Washington was full of answers Saturday night.
Without preseason All-American Austin Seferian-Jenkins, what would happen? How would the Huskies handle the hype and heat from opening the renovated stadium? Which version of Keith Price would show up.
Powerful and affirmative showings put those questions to rest during Washington’s 38-6 shellacking of 19th-ranked Boise State in front of a crowd of 71,963 on a postcard-worthy evening on Montlake.
“Proud of our kids’ focus,” Washington coach Steve Sarkisian said. “Our guys performed.”
Such a pounding of the Broncos is almost unheard of. The last time they lost by double-digits was Nov. 23, 2007, when Boise State was beaten, 39-27, by Hawaii. The last time the Broncos were blown out was Sept. 3, 2005, when Georgia whacked them, 48-13.
It was the worse loss for Boise State coach Chris Petersen since he took over in 2006.
Price was on point almost all night. He finished 23-for-31 for 324 yards and two touchdowns. It was the third 300-yard-plus passing game in his career. And he took over Washington’s career record for touchdown passes when he threw his 56th to pass Cody Pickett.
“It was good running around and getting back to the old me,” Price said.
Kasen Williams caught a touchdown. Bishop Sankey scored and ran for 161 yards. Joshua Perkins got into the end zone as did redshirt freshman running back Dwayne Washington.
In all, it was a night of the Huskies having their cake and eating it, then going back for seconds.
Boise State took the opening possession of the second half to the brink. Washington linebacker Travis Feeney stuffed back Jay Ajayi on second-and-goal from the 2-yard line before Marcus Peters broke up a third-down pass.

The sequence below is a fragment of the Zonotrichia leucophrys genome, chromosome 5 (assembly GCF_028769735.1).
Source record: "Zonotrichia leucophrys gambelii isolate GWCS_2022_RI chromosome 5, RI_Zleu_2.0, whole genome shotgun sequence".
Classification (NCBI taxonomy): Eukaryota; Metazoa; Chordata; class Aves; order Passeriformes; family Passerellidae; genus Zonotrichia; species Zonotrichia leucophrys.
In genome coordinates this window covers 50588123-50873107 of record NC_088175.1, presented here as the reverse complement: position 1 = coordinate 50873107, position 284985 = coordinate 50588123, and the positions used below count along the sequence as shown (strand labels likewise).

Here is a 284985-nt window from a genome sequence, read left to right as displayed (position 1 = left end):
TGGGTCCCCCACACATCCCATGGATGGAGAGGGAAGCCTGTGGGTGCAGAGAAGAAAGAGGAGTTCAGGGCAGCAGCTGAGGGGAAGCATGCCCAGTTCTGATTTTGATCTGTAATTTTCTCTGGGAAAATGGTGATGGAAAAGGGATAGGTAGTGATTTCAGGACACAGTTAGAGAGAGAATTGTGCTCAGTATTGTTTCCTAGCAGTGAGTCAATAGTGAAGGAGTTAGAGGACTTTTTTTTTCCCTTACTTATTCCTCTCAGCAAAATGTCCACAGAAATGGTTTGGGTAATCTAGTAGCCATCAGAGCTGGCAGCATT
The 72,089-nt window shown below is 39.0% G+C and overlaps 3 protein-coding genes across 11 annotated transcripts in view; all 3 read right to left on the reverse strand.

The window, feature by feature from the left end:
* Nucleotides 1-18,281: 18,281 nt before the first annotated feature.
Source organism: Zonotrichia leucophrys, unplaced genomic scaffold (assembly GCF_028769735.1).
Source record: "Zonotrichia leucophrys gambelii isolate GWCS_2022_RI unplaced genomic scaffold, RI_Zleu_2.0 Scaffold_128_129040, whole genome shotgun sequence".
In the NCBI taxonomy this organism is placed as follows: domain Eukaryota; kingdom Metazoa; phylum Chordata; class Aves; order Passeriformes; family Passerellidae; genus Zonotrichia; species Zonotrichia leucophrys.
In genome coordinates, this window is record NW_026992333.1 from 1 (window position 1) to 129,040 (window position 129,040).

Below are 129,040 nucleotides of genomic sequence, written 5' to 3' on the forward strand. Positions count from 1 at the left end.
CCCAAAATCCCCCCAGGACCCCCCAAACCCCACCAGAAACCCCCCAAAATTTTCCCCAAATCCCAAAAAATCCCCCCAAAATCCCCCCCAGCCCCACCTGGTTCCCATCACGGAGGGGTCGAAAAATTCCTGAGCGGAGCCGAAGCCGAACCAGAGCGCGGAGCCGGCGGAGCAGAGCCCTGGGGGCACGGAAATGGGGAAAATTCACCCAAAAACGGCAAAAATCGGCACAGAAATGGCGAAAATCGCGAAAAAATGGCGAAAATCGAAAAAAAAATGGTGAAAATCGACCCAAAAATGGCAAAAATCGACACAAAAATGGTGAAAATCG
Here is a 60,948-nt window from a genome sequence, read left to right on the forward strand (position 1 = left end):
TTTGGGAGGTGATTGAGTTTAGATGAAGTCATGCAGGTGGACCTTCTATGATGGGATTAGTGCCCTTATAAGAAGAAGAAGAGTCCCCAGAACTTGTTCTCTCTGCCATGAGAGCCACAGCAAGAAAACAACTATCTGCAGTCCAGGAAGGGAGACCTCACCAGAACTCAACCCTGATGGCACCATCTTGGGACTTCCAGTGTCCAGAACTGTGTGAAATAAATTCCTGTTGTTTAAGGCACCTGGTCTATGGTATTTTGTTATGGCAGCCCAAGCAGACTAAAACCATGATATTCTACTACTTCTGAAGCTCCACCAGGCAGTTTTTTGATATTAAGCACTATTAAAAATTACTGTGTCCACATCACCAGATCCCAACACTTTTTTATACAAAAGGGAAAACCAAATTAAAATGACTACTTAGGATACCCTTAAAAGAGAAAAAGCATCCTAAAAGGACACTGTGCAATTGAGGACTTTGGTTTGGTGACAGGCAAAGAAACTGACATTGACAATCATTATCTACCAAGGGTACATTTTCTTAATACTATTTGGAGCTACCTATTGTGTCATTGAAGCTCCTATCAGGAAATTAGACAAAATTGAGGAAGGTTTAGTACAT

Dan Goodale hit a 20-yard field goal, his second make of the day, to pull Boise State to 10-6 with 9:37 to go in the first half.
The anxiety of a four-point lead didn’t last because Washington strung together 28 straight points. Price hit Williams for a 38-yard gain, then again on the next play for a 19-yard touchdown. The passing touchdown was Price’s 55th, tying him with Pickett.
For Williams, it was an awakening. He had just one catch in the first half before those consecutive receptions spearheaded a drive that took just 1 minute, 37 seconds.
Linebacker Shaq Thompson filled a hole on fourth-and-1 at the Washington 35-yard line to shove Ajayi into reverse. The crowd roared, UW took over and began to push the game further from Boise State’s reach.
Price rolled left and zipped a pass back to his right while on the move. Bang. Into the hands of Perkins, who started the game at tight end in place of the suspended Seferian-Jenkins, for an 18-yard touchdown.
Sarkisian said Seferian-Jenkins was suspended from the game for disciplinary reasons. The preseason All-American tight end will play against Illinois on Sept. 14 in Chicago.
The strike to Perkins elevated Price to No. 1 in Washington history in passing touchdowns. His 56th career touchdown came in his 858th pass attempt. Pickett needed 1,329 attempts from 1999-2003 to reach 55.
The first half was frantic.
Price’s first throw of the year was a harrowing reminder of last season. He looked right and nowhere else, then threw to well-covered receiver. His first pass became his first interception. He finished the Las Vegas Bowl with an interception, too.
“I said goodness, I can’t get a break,” Price said. “The last pass of the season then the first pass of the season.”
His rebound was rapid.
Price was 16-for-23 by halftime, with four of those incompletions coming when he chose to throw the ball away. The redshirt senior was in charge throughout the half, leading scoring drives of 16 plays and 84 yards, which ended with a Sankey 1-yard touchdown, and 13 plays for 63 yards, capped by a 37-yard field goal from Travis Coons.
Sankey carried 25 times for his 161 yards.
Price and Co. also put together another drive that pushed down to the Boise State 10-yard line. Face with 4th-and-1, there was no discussion about the decision. Washington promptly snapped the ball.
Backup running back Washington was stuffed for a loss of 2 yards. That helped Boise State level off a game in which it was getting pushed around.
The Huskies outgained the Broncos 313-165 in the first half. After averaging 355 yards and 69 plays per game last season, Washington had 313 yards on 52 plays in the first half.
Yet, it held a mere 10-3 lead.
“I was a little disheartened we walked off the field with only 10 points,” Sarkisian said.
A second-half steamrolling made that concern moot.